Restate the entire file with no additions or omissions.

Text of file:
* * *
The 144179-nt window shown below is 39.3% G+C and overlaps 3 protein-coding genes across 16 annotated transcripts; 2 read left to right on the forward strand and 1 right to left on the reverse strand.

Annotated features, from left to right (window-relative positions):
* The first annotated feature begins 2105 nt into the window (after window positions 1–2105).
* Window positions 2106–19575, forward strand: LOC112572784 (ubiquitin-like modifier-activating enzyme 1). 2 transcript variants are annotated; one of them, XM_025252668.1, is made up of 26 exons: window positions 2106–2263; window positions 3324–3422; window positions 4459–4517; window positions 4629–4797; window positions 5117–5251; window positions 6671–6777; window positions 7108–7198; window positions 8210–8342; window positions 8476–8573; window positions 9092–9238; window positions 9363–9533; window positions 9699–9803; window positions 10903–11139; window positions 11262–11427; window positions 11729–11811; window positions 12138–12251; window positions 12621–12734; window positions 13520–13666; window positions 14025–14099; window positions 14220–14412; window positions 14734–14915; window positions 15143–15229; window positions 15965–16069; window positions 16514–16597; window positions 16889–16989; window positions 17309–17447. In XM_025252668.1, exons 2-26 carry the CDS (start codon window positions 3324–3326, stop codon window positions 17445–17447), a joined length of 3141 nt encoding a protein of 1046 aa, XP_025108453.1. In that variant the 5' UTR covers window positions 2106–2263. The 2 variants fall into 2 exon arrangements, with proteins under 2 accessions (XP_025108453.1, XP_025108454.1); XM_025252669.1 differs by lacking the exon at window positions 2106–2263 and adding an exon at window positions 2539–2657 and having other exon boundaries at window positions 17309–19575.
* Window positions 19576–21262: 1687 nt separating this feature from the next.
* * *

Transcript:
The 144179-nt window shown below is 39.3% G+C and overlaps 3 protein-coding genes across 16 annotated transcripts; 2 read left to right on the forward strand and 1 right to left on the reverse strand.

Annotated features, from left to right (window-relative positions):
* The first annotated feature begins 2105 nt into the window (after window positions 1–2105).
* Window positions 2106–19575, forward strand: LOC112572784 (ubiquitin-like modifier-activating enzyme 1). 2 transcript variants are annotated; one of them, XM_025252668.1, is made up of 26 exons: window positions 2106–2263; window positions 3324–3422; window positions 4459–4517; window positions 4629–4797; window positions 5117–5251; window positions 6671–6777; window positions 7108–7198; window positions 8210–8342; window positions 8476–8573; window positions 9092–9238; window positions 9363–9533; window positions 9699–9803; window positions 10903–11139; window positions 11262–11427; window positions 11729–11811; window positions 12138–12251; window positions 12621–12734; window positions 13520–13666; window positions 14025–14099; window positions 14220–14412; window positions 14734–14915; window positions 15143–15229; window positions 15965–16069; window positions 16514–16597; window positions 16889–16989; window positions 17309–17447. In XM_025252668.1, exons 2-26 carry the CDS (start codon window positions 3324–3326, stop codon window positions 17445–17447), a joined length of 3141 nt encoding a protein of 1046 aa, XP_025108453.1. In that variant the 5' UTR covers window positions 2106–2263. The 2 variants fall into 2 exon arrangements, with proteins under 2 accessions (XP_025108453.1, XP_025108454.1); XM_025252669.1 differs by lacking the exon at window positions 2106–2263 and adding an exon at window positions 2539–2657 and having other exon boundaries at window positions 17309–19575.
* Window positions 19576–21262: 1687 nt separating this feature from the next.